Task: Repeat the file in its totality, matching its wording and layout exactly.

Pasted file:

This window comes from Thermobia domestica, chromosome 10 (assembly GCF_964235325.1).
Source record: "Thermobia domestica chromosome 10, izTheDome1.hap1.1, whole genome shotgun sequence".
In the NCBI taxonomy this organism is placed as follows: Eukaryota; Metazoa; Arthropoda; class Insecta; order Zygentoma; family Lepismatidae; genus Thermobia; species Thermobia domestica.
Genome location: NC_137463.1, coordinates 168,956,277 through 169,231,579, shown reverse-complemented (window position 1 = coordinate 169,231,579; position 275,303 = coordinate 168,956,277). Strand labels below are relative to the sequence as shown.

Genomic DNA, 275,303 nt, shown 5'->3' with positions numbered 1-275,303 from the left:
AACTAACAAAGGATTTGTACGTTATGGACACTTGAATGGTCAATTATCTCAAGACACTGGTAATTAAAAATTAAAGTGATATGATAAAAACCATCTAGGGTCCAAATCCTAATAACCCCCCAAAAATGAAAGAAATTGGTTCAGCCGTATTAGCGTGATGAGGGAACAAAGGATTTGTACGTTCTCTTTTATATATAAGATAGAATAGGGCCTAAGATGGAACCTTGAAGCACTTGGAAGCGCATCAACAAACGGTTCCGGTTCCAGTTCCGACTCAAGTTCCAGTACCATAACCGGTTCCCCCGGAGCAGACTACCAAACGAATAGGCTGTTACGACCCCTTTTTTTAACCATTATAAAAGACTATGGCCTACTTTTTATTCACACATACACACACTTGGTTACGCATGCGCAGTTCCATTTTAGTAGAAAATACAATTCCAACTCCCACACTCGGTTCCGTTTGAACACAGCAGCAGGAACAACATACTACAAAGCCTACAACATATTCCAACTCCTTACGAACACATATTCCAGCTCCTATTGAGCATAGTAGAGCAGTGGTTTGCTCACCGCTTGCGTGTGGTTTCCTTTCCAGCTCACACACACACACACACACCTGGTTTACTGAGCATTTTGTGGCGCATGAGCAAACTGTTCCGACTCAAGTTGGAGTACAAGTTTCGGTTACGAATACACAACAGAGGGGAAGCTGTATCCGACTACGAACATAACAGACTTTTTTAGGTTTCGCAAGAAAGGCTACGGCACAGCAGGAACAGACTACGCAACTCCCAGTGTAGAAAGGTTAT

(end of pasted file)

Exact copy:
This window comes from Thermobia domestica, chromosome 10 (assembly GCF_964235325.1).
Source record: "Thermobia domestica chromosome 10, izTheDome1.hap1.1, whole genome shotgun sequence".
In the NCBI taxonomy this organism is placed as follows: Eukaryota; Metazoa; Arthropoda; class Insecta; order Zygentoma; family Lepismatidae; genus Thermobia; species Thermobia domestica.
Genome location: NC_137463.1, coordinates 168,956,277 through 169,231,579, shown reverse-complemented (window position 1 = coordinate 169,231,579; position 275,303 = coordinate 168,956,277). Strand labels below are relative to the sequence as shown.

Genomic DNA, 275,303 nt, shown 5'->3' with positions numbered 1-275,303 from the left:
AACTAACAAAGGATTTGTACGTTATGGACACTTGAATGGTCAATTATCTCAAGACACTGGTAATTAAAAATTAAAGTGATATGATAAAAACCATCTAGGGTCCAAATCCTAATAACCCCCCAAAAATGAAAGAAATTGGTTCAGCCGTATTAGCGTGATGAGGGAACAAAGGATTTGTACGTTCTCTTTTATATATAAGATAGAATAGGGCCTAAGATGGAACCTTGAAGCACTTGGAAGCGCATCAACAAACGGTTCCGGTTCCAGTTCCGACTCAAGTTCCAGTACCATAACCGGTTCCCCCGGAGCAGACTACCAAACGAATAGGCTGTTACGACCCCTTTTTTTAACCATTATAAAAGACTATGGCCTACTTTTTATTCACACATACACACACTTGGTTACGCATGCGCAGTTCCATTTTAGTAGAAAATACAATTCCAACTCCCACACTCGGTTCCGTTTGAACACAGCAGCAGGAACAACATACTACAAAGCCTACAACATATTCCAACTCCTTACGAACACATATTCCAGCTCCTATTGAGCATAGTAGAGCAGTGGTTTGCTCACCGCTTGCGTGTGGTTTCCTTTCCAGCTCACACACACACACACACACCTGGTTTACTGAGCATTTTGTGGCGCATGAGCAAACTGTTCCGACTCAAGTTGGAGTACAAGTTTCGGTTACGAATACACAACAGAGGGGAAGCTGTATCCGACTACGAACATAACAGACTTTTTTAGGTTTCGCAAGAAAGGCTACGGCACAGCAGGAACAGACTACGCAACTCCCAGTGTAGAAAGGTTAT